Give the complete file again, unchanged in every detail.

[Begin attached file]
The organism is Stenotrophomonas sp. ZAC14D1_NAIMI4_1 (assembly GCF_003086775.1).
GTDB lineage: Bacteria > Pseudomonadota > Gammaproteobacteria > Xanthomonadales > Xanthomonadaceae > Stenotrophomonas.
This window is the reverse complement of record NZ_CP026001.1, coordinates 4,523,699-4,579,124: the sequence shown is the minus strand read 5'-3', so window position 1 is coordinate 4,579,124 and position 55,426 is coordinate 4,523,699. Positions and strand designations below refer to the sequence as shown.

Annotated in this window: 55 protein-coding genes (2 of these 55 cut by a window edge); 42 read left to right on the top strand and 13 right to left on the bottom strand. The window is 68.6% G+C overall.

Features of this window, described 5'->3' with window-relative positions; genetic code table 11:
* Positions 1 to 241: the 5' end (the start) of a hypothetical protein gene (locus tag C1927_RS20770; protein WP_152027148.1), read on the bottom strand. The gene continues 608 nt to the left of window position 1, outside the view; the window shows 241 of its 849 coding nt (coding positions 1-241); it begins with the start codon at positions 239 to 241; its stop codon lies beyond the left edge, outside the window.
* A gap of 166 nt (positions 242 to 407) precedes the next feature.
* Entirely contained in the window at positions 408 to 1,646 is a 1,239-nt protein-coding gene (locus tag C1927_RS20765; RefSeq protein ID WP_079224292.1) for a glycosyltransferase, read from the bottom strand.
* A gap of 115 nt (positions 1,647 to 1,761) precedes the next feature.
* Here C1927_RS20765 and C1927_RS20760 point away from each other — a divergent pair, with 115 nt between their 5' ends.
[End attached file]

The organism is Stenotrophomonas sp. ZAC14D1_NAIMI4_1 (assembly GCF_003086775.1).
GTDB lineage: Bacteria > Pseudomonadota > Gammaproteobacteria > Xanthomonadales > Xanthomonadaceae > Stenotrophomonas.
This window is the reverse complement of record NZ_CP026001.1, coordinates 4,523,699-4,579,124: the sequence shown is the minus strand read 5'-3', so window position 1 is coordinate 4,579,124 and position 55,426 is coordinate 4,523,699. Positions and strand designations below refer to the sequence as shown.

Annotated in this window: 55 protein-coding genes (2 of these 55 cut by a window edge); 42 read left to right on the top strand and 13 right to left on the bottom strand. The window is 68.6% G+C overall.

Features of this window, described 5'->3' with window-relative positions; genetic code table 11:
* Positions 1 to 241: the 5' end (the start) of a hypothetical protein gene (locus tag C1927_RS20770; protein WP_152027148.1), read on the bottom strand. The gene continues 608 nt to the left of window position 1, outside the view; the window shows 241 of its 849 coding nt (coding positions 1-241); it begins with the start codon at positions 239 to 241; its stop codon lies beyond the left edge, outside the window.
* A gap of 166 nt (positions 242 to 407) precedes the next feature.
* Entirely contained in the window at positions 408 to 1,646 is a 1,239-nt protein-coding gene (locus tag C1927_RS20765; RefSeq protein ID WP_079224292.1) for a glycosyltransferase, read from the bottom strand.
* A gap of 115 nt (positions 1,647 to 1,761) precedes the next feature.
* Here C1927_RS20765 and C1927_RS20760 point away from each other — a divergent pair, with 115 nt between their 5' ends.